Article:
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Sullivan Involvement in Wrongful Termination Suit

Sullivan Involvement in Wrongful Termination Suit

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Published by normanomt
Democratic House candidate Rip Sullivan's role in a wrongful termination/gender discrimination suit.
Democratic House candidate Rip Sullivan's role in a wrongful termination/gender discrimination suit.

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Published by: normanomt on Aug 13, 2014
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08/15/2014

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Sullivan Involvement in Wrongful Termination / Gender Discrimination Suit
Highlights
 
When an associate (Danielle Cesarano) received a burn that caused physiological damage and impaired her ability to work, Sullivan pressured her to return to work earlier than her doctor recommended and made little accommodation of her reduced hours requirements
 
Sullivan failed to rotate her back onto her prior cases and did not make new case assignments from her, arguably keeping her billable hours low enough to justify termination
 
Imposed an anomalously high 200 billable hours a month standard on her, apparently as a sort
of “catch up” requirement to make up for her medical leave, and threatened termination if she
did not achieve this goal
 
Whereas Sullivan was patient with able-bodied male associates with low billable hours and
made excuses for them, he refused to take Cesarano’s circumstances, or her efforts to keep
total hours up, into account
 
Sullivan instructed Cesarano to downwardly revise her actual billable hours, which prompted another partner to say Sullivan was playing games and that the head of the Litigation
Department would “shit a brick if he knew that Rip had told you to do those things”
 
 
He also postponed her performance evaluation, with the firm initially withholding the evaluation even after it was finally conducted, giving her no opportunity to respond to or make changes based upon its findings
 
When Cesarano confided to Sullivan that she felt she was being discriminated against on the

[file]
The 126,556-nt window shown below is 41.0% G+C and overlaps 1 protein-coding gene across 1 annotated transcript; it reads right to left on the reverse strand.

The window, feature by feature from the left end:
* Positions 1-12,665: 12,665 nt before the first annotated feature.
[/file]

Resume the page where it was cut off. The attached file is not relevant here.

basis of her disability, he “responded that he did not like her reference to discrimination” rather
than addressing her concerns
 
Sullivan told Cesarano that “if you’re still injured, you’re of no use to anyone”
 
 
He also told her she was “difficult to staff” because her injury made her “unreliable” and that
the firm might not be
able to keep “carrying” her
 
 
He was dismissive of a capital murder case she handled pro bono, dismissing it as “a little pro bono matter”
 
 
Ultimately, he was the person who recommended her termination
Case Background
In April 2001, while attending a trial training program for employer Reed Smith, then-third year associate Danielle Cesarano sustained a severe burn injury when a defective coffeemaker overflowed onto her right hand, sustaining nerve damage and a condition diagnosed as Reflex Sympathetic Dystrophy / Complex Regional Pain System.
1
 This allegedly resulted in permanent serve pain and substantial physical limitations
(“At times, the pain is so intense that Ms. Cesarano feels as if her hand is
1
 
“Plaintiff Danielle R. Cesarano’s Opposition to Motion for Partial Summary Judgment,”
Danielle R. Cesarano v. Reed Smith, LLP
, Civil Action No 03-08644 at 1-2 (Superior Court of the District of Columbia, Civil Division, filed Oct
22, 2004) (“Opposition to
 
Summary Judgment”).
 
 
 
on fire. At still other times, part of Ms. Cesarano’s hand
 goes completely numb, and is rendered
useless”)
.
2
 A month later, Ms. Cesarano was selected to lead an intensive document review, during which she
alleged exacerbation of her injury, but for which the head of the firm’s Litigation Department
commended her
for a “terrific job.”
3
 After this, however, she was forced to take a medical leave of absence, during which time the firm temporarily removed her from payroll, and upon her return, she alleged the firm refused to provide reasonable accommodations (e.g., voice-recognition software, an ergonomic chair), intentionally limited her assignments, treated her inappropriately, established unrealistic goals to cause her to fail, and ultimately forced her out of the firm,
4
 despite more senior associates with higher salaries providing fewer billable hours without being drummed out of the firm.
5
 Rip Sullivan was her Practice Group Leader,
6
 and as her supervisor, features prominently in the narrative and the subsequent litigation. He is alleged to have made a number of dismissive comments and was the driving force in her termination, in which she alleges disparate treatment with male associates in
Sullivan’s practice group, along with discrimination on the basis of her disability.
 The case dragged on for over eight years from October 24, 2003 to December 2, 2011, with Cesarano
alleging violations of the D.C. Human Rights Act regarding the firm’s response to her disability, wrongful